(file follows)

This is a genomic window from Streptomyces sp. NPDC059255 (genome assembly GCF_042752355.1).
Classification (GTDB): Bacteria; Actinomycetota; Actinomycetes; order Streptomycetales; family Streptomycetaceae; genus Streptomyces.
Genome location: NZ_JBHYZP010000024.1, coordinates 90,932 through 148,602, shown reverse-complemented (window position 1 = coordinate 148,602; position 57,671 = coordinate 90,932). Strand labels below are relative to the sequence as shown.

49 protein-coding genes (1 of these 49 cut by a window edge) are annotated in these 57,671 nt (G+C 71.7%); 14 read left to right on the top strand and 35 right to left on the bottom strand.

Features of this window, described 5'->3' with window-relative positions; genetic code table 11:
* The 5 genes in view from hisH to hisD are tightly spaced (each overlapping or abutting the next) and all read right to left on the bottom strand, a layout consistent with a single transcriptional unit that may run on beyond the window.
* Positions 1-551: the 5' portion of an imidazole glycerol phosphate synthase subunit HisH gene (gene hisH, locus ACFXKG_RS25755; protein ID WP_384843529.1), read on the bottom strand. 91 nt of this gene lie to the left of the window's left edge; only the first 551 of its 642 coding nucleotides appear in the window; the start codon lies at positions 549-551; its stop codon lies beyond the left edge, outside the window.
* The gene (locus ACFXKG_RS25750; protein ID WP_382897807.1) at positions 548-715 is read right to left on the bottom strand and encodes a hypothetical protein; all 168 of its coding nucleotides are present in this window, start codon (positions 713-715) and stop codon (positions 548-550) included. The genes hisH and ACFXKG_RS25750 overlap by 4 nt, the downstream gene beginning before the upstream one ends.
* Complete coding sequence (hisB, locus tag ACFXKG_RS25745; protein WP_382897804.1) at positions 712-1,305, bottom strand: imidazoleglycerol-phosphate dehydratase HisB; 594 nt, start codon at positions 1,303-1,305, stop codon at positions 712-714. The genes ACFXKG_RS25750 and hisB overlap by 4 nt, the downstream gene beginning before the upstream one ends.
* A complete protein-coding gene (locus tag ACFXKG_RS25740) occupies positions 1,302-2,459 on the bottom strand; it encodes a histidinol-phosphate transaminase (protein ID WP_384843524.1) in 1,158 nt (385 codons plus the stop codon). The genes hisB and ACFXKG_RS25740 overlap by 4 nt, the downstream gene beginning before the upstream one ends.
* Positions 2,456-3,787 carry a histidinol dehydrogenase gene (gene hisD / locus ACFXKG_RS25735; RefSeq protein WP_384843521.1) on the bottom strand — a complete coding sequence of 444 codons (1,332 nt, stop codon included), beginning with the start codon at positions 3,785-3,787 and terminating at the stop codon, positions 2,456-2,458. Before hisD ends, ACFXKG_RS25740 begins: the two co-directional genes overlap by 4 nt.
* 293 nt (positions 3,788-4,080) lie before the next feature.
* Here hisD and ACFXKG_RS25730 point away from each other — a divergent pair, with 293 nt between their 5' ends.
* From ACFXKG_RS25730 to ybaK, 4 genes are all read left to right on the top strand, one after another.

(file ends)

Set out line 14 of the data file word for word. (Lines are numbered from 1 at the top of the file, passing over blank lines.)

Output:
* From ACFXKG_RS25730 to ybaK, 4 genes are all read left to right on the top strand, one after another.